The Original Defendants argued that Cotero signed for the summons, Malie signed an internal correspondence accountability log, and Bochenek never received a copy of the summons or signed a receipt for one. Id. at 6. They argued that the claims against them should be dismissed for failing to meet the standards under Federal Rules of Civil Procedure 12(b)(1) and 12(b)(6). Id. at 7, 8. Plaintiff had cited criminal statutes in the Original Complaint, for which no civil relief was available, and to the extent he cited 5 U.S.C. § 552(a) regarding FOIA requests, the Original Defendants argued that the Original Complaint did not request the provision of documents pursuant to that statute. Id. at 9, 10.

         On January 22, 2018, Plaintiff filed a response to the Motion to Dismiss. ECF No. 17. Plaintiff emphasized that several requests were made to NETL about his belongings, and “[n]o proper response was received.” Id. at 11. He argued that NETL failed to respond to Plaintiff's Request 946. Id. at 12. He provided his version of the history of Request 946: (1) FOIA applied in May 2018[1]; (2) NETL responded with “No Records”; (3) Plaintiff appealed to OHA; (4) NETL withdrew its “No Records” response and stated that a new determination letter would be issued. Id. at 13. Plaintiff stated that it had not been issued. Id. OHA informed him that because NETL had not issued a final determination as to Request 946, Plaintiff might be deemed to have exhausted his administrative remedies for that Request and proceed in federal court. Id.

         C. Judge Aloi's First R&R [ECF No. 30]

         On February 21, 2018, Judge Aloi entered an R&R on the pending motion to dismiss. ECF No. 30. Judge Aloi recommended that the action be dismissed against Cotero, Bochenek, and Malie. Id. at 16. He concluded that the Court lacked subject matter jurisdiction over the criminal allegations by Plaintiff. Id. at 11. He further found that the Court lacked jurisdiction over the claims potentially made under the Federal Tort Claims Act (“FTCA”). Id. at 13. To the extent the complaint could be read as a request for injunctive relief, neither the FTCA nor the Administrative Procedure Act (“APA”) would be an adequate remedy. Id.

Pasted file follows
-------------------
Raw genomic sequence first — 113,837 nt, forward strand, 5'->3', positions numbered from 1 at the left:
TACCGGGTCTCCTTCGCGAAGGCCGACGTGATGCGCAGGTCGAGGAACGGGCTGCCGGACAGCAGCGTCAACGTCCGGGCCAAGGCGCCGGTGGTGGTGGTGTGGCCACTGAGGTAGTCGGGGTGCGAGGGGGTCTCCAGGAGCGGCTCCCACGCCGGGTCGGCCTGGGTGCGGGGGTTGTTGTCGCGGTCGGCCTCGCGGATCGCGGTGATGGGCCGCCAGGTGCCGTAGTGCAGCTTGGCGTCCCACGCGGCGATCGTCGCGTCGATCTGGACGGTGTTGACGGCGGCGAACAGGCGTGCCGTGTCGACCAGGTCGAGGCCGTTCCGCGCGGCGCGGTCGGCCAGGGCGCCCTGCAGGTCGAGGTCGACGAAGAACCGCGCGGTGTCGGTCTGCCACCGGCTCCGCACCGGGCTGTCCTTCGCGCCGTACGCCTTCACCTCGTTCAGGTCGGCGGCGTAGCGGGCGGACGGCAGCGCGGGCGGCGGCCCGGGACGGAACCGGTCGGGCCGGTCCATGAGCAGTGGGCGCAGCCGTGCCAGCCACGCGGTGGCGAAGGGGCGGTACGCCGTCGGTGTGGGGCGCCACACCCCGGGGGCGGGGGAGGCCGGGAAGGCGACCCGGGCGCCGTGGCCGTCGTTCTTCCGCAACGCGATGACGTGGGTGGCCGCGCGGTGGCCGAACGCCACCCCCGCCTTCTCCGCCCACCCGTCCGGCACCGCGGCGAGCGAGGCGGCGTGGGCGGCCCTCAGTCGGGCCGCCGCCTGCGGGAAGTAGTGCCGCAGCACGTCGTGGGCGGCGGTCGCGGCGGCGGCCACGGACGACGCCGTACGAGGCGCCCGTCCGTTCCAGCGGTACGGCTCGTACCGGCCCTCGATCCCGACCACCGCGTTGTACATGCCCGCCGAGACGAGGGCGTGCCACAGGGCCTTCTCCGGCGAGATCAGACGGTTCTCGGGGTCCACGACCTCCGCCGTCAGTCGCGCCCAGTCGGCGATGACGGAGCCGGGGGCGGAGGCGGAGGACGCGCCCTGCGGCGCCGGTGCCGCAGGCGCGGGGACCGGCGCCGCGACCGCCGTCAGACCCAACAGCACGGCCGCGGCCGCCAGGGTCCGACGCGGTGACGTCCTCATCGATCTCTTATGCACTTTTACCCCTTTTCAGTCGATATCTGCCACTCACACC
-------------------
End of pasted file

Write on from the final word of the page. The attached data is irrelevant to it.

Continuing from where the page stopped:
Construing the complaint liberally, however, Judge Aloi found that Plaintiff may proceed in federal court under 5 U.S.C. § 552(a)(6)(C)(i). Id. at 15-16. He recommended that the request to dismiss Plaintiff's FOIA claims be denied and that NETL be substituted as a defendant, noting that “[t]he claim under FOIA . . . must proceed against NETL.” Id. at 16. He deemed the following FOIA requests exhausted because there was no evidence that a revised fee letter was sent:

• HQ-2017-01069-F/NETL-2017-01141-F (Request 1069);
• HQ-2017-01268-F/NETL-2017-01260-F (Request 1268); and
• HQ-2017-01284-F/NETL-2017-01308-F (Request 1284).

Id. at 15. He also found that NETL had not issued final determinations within the statutory time limit for the following six FOIA requests: 833, 890, 1070, 946, 1347, and 1348. Id. Therefore, he deemed those Requests exhausted as well. Id. Judge Aloi directed NETL to respond to the nine FOIA requests listed above. Id. at 16-17. Judge Keeley adopted the R&R on May 21, 2018, and substituted NETL as the defendant. ECF No. 52.

         On April 6, 2018, Judge Aloi directed NETL to provide certain documents to the Court for in camera review. ECF No. 44. On April 10, 2018, NETL filed a Motion for Relief from Requirements of that order, arguing, among other things, that Plaintiff had been adding new claims without amending his complaint. ECF No. 46. Judge Aloi then ordered NETL to provide Plaintiff a response to Request 946 by April 26, 2018. ECF No. 48 at 3. He also found that NETL cured its violation as to Request 1070 before this cause of action was initiated on November 6, 2017. Id. at 4-5. Judge Aloi directed Plaintiff to file an Amended Complaint, including the FOIA requests for which he had exhausted his administrative remedies, on or before April 26, 2018. Id. at 5.

         D. Amended Complaint [ECF No. 50]